Hampton Roads Recycling:
FOR INFORMATION ON E-CYCLING OPPORTUNITIES, PLEASE VISIT:
LOCAL E-CYCLING RESOURCES
Dell Inc. –
Goodwill Services –
Hewlett Packard –
Home Depot –
M & W Computer Services –
Office Depot –
Parks & Rec Foundation –
Rapid Refill Ink –
Determine if your old computer can be reused. If you have a computer that is less than five years old, chances are that it can be put to good use by someone else. It works best for everyone involved if you can donate your equipment to a nonprofit or school-based refurbisher rather than directly to a charity or school, especially if you need to wipe your hard drive or are not sure of the condition of your equipment. Refurbishers will ensure that equipment passed on to nonprofits and schools is working well and runs legal copies of software. They also know how to properly dispose of non-usable parts, so-called "e-waste." Refurbishers work with newer equipment, usually Pentium-level computers or newer that can run current Internet programs. If your computer is more than five years old, it will be best to send it to a commercial recycler. For listings of refurbishers, please visit the TechSoup computer recycling listing for donors: www.techsoup.org
Recycle old and broken PC equipment. Any equipment that is not working or that is below Pentium- or Mac Power PC-level should be tagged for recycling. Recyclers are businesses or organizations that remove useful parts and then break down the rest of the materials, as we do with bottles and cans. They also safely remove hazardous materials. Note: Some of these organizations may charge a fee to accept old PC's and equipment for recycling—especially computer monitors.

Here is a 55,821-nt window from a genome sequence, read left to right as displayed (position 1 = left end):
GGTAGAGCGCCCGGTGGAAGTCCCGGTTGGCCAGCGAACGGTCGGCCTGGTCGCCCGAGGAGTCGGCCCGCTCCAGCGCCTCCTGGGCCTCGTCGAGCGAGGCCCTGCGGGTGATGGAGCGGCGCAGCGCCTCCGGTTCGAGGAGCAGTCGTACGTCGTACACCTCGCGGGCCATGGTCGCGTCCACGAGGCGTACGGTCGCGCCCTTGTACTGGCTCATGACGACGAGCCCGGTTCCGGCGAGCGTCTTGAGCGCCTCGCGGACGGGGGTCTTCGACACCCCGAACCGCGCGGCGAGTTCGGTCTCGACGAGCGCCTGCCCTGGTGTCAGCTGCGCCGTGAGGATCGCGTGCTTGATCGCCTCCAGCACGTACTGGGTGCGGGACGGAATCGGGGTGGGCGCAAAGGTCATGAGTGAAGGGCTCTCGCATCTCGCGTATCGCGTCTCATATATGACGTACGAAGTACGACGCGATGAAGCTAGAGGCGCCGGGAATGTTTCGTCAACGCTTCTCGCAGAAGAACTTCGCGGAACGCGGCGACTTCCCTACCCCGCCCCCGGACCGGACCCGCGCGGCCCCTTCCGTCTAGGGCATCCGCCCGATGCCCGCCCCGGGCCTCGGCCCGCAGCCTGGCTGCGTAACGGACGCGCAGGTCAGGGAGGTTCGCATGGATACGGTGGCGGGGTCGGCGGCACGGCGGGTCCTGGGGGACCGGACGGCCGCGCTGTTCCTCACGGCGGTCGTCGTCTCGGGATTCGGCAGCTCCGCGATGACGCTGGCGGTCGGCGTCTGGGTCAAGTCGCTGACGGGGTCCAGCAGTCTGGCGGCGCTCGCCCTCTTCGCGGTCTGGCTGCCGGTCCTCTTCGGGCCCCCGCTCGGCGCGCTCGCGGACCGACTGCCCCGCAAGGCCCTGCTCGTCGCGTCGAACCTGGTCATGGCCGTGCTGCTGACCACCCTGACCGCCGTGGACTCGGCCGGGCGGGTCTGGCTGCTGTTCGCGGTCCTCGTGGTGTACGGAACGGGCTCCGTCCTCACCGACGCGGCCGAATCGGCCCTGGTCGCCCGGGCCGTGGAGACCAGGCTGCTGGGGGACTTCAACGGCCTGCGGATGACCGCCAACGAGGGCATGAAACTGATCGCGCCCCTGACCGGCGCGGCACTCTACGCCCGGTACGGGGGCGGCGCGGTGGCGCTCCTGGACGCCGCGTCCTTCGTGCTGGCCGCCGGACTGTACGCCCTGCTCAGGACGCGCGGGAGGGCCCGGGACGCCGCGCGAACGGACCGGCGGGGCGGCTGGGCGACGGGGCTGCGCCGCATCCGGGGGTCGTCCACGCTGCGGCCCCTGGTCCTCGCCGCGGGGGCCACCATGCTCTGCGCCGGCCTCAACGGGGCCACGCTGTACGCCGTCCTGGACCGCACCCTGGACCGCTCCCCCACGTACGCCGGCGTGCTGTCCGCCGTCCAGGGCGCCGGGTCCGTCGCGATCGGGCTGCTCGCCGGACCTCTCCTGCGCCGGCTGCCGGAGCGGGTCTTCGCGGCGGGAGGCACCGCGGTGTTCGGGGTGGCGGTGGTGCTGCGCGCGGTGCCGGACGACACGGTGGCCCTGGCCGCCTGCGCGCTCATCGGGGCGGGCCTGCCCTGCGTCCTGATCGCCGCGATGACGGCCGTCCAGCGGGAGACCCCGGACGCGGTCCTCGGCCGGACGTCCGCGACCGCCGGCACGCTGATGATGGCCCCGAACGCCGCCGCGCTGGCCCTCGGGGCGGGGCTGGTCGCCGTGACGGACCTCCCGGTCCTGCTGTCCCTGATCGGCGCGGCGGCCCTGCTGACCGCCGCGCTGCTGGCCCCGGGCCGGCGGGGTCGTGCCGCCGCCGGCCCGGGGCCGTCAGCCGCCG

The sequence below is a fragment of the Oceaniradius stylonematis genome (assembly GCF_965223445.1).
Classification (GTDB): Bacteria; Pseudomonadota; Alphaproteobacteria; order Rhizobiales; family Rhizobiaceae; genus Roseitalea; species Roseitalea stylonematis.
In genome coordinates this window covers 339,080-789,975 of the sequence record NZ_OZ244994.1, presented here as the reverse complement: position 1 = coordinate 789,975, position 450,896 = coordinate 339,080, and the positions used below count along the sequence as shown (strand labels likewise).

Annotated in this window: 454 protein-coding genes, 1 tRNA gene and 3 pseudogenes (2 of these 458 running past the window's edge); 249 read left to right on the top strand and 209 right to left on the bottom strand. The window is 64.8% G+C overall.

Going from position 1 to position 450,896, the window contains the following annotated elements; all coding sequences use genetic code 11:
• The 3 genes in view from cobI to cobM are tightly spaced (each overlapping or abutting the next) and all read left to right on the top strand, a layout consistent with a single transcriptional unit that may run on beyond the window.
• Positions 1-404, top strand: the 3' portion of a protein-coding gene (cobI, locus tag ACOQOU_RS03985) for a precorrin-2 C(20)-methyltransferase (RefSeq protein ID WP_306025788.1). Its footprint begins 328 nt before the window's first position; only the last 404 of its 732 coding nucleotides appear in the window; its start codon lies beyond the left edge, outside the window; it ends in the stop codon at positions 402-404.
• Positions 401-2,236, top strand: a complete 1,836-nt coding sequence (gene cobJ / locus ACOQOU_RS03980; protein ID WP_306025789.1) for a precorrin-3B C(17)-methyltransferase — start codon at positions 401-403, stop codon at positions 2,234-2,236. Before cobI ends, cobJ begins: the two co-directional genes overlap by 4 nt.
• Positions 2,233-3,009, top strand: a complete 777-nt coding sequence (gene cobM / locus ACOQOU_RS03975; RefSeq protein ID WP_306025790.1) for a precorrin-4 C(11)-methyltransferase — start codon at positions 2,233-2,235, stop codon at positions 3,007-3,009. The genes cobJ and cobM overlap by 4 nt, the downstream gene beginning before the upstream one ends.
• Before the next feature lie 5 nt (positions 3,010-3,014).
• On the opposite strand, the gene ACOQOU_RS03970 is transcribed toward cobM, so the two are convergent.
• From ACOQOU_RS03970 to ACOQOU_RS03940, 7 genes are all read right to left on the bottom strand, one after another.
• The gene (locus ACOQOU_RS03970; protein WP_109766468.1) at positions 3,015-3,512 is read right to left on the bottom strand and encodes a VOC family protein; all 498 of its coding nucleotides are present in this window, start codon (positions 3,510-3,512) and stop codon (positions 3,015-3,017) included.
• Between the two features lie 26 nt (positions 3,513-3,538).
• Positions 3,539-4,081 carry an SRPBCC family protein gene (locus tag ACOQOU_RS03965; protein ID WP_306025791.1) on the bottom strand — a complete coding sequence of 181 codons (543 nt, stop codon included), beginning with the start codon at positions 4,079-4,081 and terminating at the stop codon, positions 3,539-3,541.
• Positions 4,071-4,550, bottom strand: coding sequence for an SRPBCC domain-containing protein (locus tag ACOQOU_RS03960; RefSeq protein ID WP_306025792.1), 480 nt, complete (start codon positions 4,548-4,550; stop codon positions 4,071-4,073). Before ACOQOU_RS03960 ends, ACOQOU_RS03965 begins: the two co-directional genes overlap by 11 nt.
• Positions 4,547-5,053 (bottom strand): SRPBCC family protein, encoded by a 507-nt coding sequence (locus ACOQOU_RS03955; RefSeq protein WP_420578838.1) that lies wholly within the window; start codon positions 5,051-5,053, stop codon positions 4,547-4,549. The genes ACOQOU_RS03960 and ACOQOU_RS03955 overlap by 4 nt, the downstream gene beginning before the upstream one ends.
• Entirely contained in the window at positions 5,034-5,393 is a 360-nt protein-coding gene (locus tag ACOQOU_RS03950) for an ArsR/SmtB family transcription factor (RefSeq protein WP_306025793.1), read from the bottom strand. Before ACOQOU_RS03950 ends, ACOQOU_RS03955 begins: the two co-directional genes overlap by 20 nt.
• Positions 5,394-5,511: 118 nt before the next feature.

Contact the refurbisher or recycler before donating. Call the organization or check for details on its Web site to ensure that it accepts the type of computer you plan to give away. Some refurbishing organizations, for example, do not accept anything older than a Pentium or Pentium II. While you may be inclined to donate equipment directly to a favorite local school or charity, refurbishers are generally better equipped to repair and upgrade computers. They then pass on ready-to-use equipment to nonprofits, schools and the low-income population at a low cost or for free.
Remember the accessories. If you can, include the keyboard, mouse, printer, modem, packaged software, or any other accessories. Schools and charitable organizations can almost always put them to good use. Most organizations only accept complete systems.
If possible, keep the operating system intact. If you are donating hardware with a pre-installed Microsoft operating system, keep in mind that the license is only valid when used on the original OEM machine on which it was first installed. Since charitable organizations usually cannot afford to purchase and license new operating systems, a legal transfer (keeping the machine and operating system together) can be very helpful. Linux and Mac operating systems have different requirements, but we urge that whenever possible, please pass on the operating system software with all donated computers.
Provide the original media and documentation. It's helpful to have the original disks, media, and documentation that came with the PC when it was purchased. Include the proof of license, which will help facilitate the legal transfer of the operating system.
If you clean your computer of personal information yourself, it's best to use some disk cleaning software to delete your Internet browser's cache, cookies, history, your e-mail contacts and messages, your documents, your recycle or trash folder, and non-transferable software. The best thing to do is to use a disk cleaning utility that overwrites data so that is unrecoverable.
Follow PC delivery instructions. Many recycling and refurbishing organizations have specific locations where a PC can be donated, while others have delivery instructions they expect donors to follow.
Keep a list of what you donated for your records. Remember that tax season will be coming up. You are very likely eligible for a tax donation if you donate to a nonprofit refurbisher. Most school or nonprofit refurbishers can provide a tax receipt upon request. Business donors can deduct the un-depreciated value of the computer, and individuals can deduct the current market value of a computer.
Plan for future donations. Save a box from the recycling bin and use it to store the documents that came with your new PC. When the time comes around to donate that PC, everything will be in one place.
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